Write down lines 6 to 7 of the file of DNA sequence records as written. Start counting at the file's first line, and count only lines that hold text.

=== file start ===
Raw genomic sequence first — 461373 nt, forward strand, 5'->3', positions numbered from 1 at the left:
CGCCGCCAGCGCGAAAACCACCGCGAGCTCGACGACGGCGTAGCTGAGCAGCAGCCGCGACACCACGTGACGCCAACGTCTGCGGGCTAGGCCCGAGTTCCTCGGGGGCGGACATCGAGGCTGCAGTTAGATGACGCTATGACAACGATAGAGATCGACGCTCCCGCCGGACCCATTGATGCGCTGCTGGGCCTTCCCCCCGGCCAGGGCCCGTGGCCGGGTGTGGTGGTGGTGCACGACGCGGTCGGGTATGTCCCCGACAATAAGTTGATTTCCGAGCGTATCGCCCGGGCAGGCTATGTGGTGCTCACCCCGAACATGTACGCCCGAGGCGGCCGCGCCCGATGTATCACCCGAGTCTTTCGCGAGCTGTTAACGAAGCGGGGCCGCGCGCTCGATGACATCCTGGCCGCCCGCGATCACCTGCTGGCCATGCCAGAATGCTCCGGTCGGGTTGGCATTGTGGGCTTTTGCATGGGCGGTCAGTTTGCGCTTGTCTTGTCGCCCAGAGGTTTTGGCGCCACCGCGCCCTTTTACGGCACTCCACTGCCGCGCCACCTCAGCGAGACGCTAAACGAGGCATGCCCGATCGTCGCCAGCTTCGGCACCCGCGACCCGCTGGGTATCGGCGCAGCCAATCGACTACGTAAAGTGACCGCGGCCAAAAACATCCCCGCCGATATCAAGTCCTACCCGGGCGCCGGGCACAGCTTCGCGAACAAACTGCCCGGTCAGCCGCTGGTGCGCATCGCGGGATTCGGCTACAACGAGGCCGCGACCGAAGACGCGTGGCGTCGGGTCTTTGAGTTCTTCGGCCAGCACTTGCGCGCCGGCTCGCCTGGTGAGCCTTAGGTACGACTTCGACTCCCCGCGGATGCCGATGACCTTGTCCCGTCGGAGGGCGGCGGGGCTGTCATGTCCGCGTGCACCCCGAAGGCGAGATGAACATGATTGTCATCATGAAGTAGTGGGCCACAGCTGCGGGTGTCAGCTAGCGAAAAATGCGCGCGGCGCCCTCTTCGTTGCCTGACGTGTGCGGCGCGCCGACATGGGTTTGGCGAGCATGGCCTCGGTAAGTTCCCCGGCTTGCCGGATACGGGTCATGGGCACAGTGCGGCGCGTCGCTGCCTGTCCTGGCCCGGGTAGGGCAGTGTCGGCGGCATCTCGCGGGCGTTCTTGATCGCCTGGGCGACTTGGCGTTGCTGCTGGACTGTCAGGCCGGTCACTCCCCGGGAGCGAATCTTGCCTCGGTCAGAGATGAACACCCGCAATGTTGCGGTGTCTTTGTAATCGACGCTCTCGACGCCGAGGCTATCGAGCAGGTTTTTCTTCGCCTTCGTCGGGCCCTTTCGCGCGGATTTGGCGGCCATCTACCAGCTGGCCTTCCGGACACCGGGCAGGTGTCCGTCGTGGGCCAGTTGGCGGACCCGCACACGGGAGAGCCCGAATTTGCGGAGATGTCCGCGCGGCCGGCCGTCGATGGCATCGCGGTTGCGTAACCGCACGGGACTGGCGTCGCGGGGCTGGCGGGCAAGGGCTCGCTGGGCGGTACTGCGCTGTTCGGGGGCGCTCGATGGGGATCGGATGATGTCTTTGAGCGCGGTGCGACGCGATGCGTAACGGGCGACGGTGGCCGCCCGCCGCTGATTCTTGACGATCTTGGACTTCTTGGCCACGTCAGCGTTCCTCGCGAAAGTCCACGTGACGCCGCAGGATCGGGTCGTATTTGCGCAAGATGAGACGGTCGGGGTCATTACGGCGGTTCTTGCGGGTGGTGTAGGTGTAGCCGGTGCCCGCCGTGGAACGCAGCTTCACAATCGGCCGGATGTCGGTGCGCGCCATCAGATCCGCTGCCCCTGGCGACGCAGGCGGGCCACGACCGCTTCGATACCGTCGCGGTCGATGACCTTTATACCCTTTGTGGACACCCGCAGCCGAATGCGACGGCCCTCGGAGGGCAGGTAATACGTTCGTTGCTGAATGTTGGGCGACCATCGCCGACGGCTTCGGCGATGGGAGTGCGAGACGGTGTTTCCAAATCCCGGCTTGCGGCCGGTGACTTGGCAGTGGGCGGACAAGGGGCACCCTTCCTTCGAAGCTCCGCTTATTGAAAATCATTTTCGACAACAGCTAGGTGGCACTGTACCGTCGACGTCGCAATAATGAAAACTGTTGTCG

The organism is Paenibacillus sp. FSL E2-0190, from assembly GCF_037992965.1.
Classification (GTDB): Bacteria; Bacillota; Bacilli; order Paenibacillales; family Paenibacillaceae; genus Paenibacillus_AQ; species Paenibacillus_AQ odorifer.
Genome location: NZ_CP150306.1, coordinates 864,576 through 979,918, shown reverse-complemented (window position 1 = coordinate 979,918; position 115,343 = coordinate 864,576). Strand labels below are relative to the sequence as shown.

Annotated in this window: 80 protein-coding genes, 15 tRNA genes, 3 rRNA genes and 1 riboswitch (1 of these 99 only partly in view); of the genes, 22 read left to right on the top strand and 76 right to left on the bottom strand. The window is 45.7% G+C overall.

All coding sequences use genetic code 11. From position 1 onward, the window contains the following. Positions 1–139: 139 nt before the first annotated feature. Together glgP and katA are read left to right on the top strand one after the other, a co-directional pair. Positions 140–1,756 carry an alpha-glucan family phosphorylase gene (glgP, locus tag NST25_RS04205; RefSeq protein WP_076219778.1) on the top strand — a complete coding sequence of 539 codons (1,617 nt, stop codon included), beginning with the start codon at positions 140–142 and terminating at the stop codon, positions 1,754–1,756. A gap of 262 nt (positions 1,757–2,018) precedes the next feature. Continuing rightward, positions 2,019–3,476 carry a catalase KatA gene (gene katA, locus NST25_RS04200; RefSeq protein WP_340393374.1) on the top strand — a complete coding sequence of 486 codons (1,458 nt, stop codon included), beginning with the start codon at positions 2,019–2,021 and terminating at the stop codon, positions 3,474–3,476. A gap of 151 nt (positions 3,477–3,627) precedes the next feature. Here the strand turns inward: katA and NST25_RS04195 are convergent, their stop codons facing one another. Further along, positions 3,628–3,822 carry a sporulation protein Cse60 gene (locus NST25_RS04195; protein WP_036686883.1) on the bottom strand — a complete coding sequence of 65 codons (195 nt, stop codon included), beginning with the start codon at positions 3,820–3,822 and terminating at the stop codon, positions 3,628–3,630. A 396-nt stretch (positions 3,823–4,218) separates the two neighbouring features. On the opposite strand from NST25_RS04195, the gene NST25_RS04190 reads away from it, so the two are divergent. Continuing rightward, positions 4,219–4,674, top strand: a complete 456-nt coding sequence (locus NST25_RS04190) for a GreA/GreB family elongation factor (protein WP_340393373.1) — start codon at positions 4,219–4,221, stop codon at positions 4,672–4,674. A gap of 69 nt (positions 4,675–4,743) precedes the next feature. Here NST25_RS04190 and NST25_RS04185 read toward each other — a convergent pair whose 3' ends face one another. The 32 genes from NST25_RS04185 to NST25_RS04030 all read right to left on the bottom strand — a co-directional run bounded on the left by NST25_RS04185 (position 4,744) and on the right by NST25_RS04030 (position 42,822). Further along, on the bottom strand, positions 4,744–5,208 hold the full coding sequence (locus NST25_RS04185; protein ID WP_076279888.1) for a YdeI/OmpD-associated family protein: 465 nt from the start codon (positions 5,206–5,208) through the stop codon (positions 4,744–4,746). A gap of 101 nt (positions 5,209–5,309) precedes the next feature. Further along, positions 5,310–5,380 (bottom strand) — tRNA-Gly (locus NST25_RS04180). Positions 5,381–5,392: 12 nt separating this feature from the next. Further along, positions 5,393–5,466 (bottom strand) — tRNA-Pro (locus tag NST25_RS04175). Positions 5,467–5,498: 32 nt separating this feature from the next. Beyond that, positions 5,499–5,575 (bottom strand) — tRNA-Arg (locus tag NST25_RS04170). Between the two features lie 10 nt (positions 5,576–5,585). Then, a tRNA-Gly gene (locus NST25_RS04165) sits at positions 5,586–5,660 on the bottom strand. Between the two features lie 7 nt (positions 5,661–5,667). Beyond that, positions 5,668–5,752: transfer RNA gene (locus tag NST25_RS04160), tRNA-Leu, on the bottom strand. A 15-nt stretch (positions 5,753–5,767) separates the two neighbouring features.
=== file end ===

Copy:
Annotated in this window: 80 protein-coding genes, 15 tRNA genes, 3 rRNA genes and 1 riboswitch (1 of these 99 only partly in view); of the genes, 22 read left to right on the top strand and 76 right to left on the bottom strand. The window is 45.7% G+C overall.

All coding sequences use genetic code 11. From position 1 onward, the window contains the following. Positions 1–139: 139 nt before the first annotated feature. Together glgP and katA are read left to right on the top strand one after the other, a co-directional pair. Positions 140–1,756 carry an alpha-glucan family phosphorylase gene (glgP, locus tag NST25_RS04205; RefSeq protein WP_076219778.1) on the top strand — a complete coding sequence of 539 codons (1,617 nt, stop codon included), beginning with the start codon at positions 140–142 and terminating at the stop codon, positions 1,754–1,756. A gap of 262 nt (positions 1,757–2,018) precedes the next feature. Continuing rightward, positions 2,019–3,476 carry a catalase KatA gene (gene katA, locus NST25_RS04200; RefSeq protein WP_340393374.1) on the top strand — a complete coding sequence of 486 codons (1,458 nt, stop codon included), beginning with the start codon at positions 2,019–2,021 and terminating at the stop codon, positions 3,474–3,476. A gap of 151 nt (positions 3,477–3,627) precedes the next feature. Here the strand turns inward: katA and NST25_RS04195 are convergent, their stop codons facing one another. Further along, positions 3,628–3,822 carry a sporulation protein Cse60 gene (locus NST25_RS04195; protein WP_036686883.1) on the bottom strand — a complete coding sequence of 65 codons (195 nt, stop codon included), beginning with the start codon at positions 3,820–3,822 and terminating at the stop codon, positions 3,628–3,630. A 396-nt stretch (positions 3,823–4,218) separates the two neighbouring features. On the opposite strand from NST25_RS04195, the gene NST25_RS04190 reads away from it, so the two are divergent. Continuing rightward, positions 4,219–4,674, top strand: a complete 456-nt coding sequence (locus NST25_RS04190) for a GreA/GreB family elongation factor (protein WP_340393373.1) — start codon at positions 4,219–4,221, stop codon at positions 4,672–4,674. A gap of 69 nt (positions 4,675–4,743) precedes the next feature. Here NST25_RS04190 and NST25_RS04185 read toward each other — a convergent pair whose 3' ends face one another. The 32 genes from NST25_RS04185 to NST25_RS04030 all read right to left on the bottom strand — a co-directional run bounded on the left by NST25_RS04185 (position 4,744) and on the right by NST25_RS04030 (position 42,822). Further along, on the bottom strand, positions 4,744–5,208 hold the full coding sequence (locus NST25_RS04185; protein ID WP_076279888.1) for a YdeI/OmpD-associated family protein: 465 nt from the start codon (positions 5,206–5,208) through the stop codon (positions 4,744–4,746). A gap of 101 nt (positions 5,209–5,309) precedes the next feature. Further along, positions 5,310–5,380 (bottom strand) — tRNA-Gly (locus NST25_RS04180). Positions 5,381–5,392: 12 nt separating this feature from the next. Further along, positions 5,393–5,466 (bottom strand) — tRNA-Pro (locus tag NST25_RS04175). Positions 5,467–5,498: 32 nt separating this feature from the next. Beyond that, positions 5,499–5,575 (bottom strand) — tRNA-Arg (locus tag NST25_RS04170). Between the two features lie 10 nt (positions 5,576–5,585). Then, a tRNA-Gly gene (locus NST25_RS04165) sits at positions 5,586–5,660 on the bottom strand. Between the two features lie 7 nt (positions 5,661–5,667). Beyond that, positions 5,668–5,752: transfer RNA gene (locus tag NST25_RS04160), tRNA-Leu, on the bottom strand. A 15-nt stretch (positions 5,753–5,767) separates the two neighbouring features.